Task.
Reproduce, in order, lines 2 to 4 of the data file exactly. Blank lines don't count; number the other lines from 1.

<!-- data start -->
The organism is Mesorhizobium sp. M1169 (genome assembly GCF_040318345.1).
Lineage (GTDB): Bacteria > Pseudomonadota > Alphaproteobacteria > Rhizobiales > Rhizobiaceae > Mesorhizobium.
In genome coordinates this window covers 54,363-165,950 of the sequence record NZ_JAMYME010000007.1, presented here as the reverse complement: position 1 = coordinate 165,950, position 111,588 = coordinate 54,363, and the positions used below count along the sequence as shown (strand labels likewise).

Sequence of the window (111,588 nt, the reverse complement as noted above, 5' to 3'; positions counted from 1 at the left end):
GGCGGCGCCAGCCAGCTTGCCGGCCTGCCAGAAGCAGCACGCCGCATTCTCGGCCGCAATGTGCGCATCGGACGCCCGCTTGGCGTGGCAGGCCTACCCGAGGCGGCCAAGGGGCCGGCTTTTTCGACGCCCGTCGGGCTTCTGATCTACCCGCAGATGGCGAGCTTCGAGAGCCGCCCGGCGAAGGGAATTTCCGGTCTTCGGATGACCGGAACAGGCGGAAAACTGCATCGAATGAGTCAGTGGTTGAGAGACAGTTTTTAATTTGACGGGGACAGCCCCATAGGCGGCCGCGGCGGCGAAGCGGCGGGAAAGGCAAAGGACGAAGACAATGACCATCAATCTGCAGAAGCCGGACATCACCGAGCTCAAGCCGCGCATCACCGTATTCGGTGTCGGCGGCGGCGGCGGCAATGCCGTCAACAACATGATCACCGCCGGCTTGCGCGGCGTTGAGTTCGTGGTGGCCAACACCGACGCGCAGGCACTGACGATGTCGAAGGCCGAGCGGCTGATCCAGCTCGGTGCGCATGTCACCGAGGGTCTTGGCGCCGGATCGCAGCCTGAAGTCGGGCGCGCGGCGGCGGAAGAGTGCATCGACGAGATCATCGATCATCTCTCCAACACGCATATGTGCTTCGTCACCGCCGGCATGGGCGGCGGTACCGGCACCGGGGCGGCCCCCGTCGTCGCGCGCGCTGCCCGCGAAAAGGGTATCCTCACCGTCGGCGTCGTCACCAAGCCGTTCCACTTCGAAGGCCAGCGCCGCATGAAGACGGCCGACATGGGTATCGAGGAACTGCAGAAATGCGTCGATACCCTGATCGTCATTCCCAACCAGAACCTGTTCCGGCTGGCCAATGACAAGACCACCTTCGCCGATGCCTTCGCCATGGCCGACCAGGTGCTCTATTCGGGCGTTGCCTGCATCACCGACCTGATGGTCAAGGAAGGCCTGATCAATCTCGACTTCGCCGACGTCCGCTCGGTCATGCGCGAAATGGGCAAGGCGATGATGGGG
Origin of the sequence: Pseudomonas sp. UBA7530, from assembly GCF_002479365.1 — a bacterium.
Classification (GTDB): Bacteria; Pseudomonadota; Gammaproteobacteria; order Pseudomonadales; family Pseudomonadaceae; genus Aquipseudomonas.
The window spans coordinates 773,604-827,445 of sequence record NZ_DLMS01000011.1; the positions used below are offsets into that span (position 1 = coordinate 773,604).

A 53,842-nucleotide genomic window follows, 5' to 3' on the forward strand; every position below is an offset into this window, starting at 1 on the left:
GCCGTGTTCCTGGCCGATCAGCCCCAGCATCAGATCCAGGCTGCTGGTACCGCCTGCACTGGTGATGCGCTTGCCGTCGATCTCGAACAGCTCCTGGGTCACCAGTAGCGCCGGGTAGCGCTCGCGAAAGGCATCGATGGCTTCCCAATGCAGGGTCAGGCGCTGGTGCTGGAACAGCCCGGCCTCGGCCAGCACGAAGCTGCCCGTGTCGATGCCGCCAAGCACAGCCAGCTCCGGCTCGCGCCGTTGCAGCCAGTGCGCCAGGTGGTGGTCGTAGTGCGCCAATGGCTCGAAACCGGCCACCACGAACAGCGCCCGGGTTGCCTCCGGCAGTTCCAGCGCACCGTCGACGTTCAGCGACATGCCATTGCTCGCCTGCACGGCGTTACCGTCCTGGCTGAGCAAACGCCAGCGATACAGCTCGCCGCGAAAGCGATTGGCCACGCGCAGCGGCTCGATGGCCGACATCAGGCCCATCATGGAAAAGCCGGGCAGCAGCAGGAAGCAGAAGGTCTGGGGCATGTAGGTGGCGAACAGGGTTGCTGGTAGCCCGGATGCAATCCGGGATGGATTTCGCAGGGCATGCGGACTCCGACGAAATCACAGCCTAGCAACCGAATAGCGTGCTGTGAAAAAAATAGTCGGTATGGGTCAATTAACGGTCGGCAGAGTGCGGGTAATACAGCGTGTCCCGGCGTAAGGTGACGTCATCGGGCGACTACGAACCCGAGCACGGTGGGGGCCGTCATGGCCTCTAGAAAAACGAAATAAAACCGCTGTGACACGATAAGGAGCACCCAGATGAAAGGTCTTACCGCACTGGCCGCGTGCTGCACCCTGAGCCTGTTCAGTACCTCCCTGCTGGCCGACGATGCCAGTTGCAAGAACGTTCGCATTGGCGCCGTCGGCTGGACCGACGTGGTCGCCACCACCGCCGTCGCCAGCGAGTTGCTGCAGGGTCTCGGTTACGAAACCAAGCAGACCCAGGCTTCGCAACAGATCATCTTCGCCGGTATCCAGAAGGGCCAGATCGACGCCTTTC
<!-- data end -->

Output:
Lineage (GTDB): Bacteria > Pseudomonadota > Alphaproteobacteria > Rhizobiales > Rhizobiaceae > Mesorhizobium.
In genome coordinates this window covers 54,363-165,950 of the sequence record NZ_JAMYME010000007.1, presented here as the reverse complement: position 1 = coordinate 165,950, position 111,588 = coordinate 54,363, and the positions used below count along the sequence as shown (strand labels likewise).

Sequence of the window (111,588 nt, the reverse complement as noted above, 5' to 3'; positions counted from 1 at the left end):